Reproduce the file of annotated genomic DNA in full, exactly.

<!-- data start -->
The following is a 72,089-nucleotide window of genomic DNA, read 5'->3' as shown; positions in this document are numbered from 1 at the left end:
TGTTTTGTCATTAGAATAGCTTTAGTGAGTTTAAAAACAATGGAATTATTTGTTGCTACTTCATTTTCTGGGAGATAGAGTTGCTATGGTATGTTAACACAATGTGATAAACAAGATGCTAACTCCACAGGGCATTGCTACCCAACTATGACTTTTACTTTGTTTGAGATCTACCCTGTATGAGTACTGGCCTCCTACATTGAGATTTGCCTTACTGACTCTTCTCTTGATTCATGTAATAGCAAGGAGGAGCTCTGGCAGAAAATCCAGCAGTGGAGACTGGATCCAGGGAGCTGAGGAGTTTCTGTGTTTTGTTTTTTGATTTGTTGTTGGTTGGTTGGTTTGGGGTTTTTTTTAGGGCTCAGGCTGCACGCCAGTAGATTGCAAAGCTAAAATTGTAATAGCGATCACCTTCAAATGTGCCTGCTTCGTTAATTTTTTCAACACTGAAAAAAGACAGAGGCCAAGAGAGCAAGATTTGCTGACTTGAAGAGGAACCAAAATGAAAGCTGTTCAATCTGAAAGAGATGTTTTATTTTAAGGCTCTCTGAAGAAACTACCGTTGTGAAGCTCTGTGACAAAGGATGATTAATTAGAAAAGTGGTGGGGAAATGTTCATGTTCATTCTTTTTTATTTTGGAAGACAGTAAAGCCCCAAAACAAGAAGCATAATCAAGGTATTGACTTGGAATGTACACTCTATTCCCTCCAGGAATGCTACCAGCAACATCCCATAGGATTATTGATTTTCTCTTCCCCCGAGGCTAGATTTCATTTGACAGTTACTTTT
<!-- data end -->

The following is a 72,089-nucleotide window of genomic DNA, read 5'->3' as shown; positions in this document are numbered from 1 at the left end:
TGTTTTGTCATTAGAATAGCTTTAGTGAGTTTAAAAACAATGGAATTATTTGTTGCTACTTCATTTTCTGGGAGATAGAGTTGCTATGGTATGTTAACACAATGTGATAAACAAGATGCTAACTCCACAGGGCATTGCTACCCAACTATGACTTTTACTTTGTTTGAGATCTACCCTGTATGAGTACTGGCCTCCTACATTGAGATTTGCCTTACTGACTCTTCTCTTGATTCATGTAATAGCAAGGAGGAGCTCTGGCAGAAAATCCAGCAGTGGAGACTGGATCCAGGGAGCTGAGGAGTTTCTGTGTTTTGTTTTTTGATTTGTTGTTGGTTGGTTGGTTTGGGGTTTTTTTTAGGGCTCAGGCTGCACGCCAGTAGATTGCAAAGCTAAAATTGTAATAGCGATCACCTTCAAATGTGCCTGCTTCGTTAATTTTTTCAACACTGAAAAAAGACAGAGGCCAAGAGAGCAAGATTTGCTGACTTGAAGAGGAACCAAAATGAAAGCTGTTCAATCTGAAAGAGATGTTTTATTTTAAGGCTCTCTGAAGAAACTACCGTTGTGAAGCTCTGTGACAAAGGATGATTAATTAGAAAAGTGGTGGGGAAATGTTCATGTTCATTCTTTTTTATTTTGGAAGACAGTAAAGCCCCAAAACAAGAAGCATAATCAAGGTATTGACTTGGAATGTACACTCTATTCCCTCCAGGAATGCTACCAGCAACATCCCATAGGATTATTGATTTTCTCTTCCCCCGAGGCTAGATTTCATTTGACAGTTACTTTT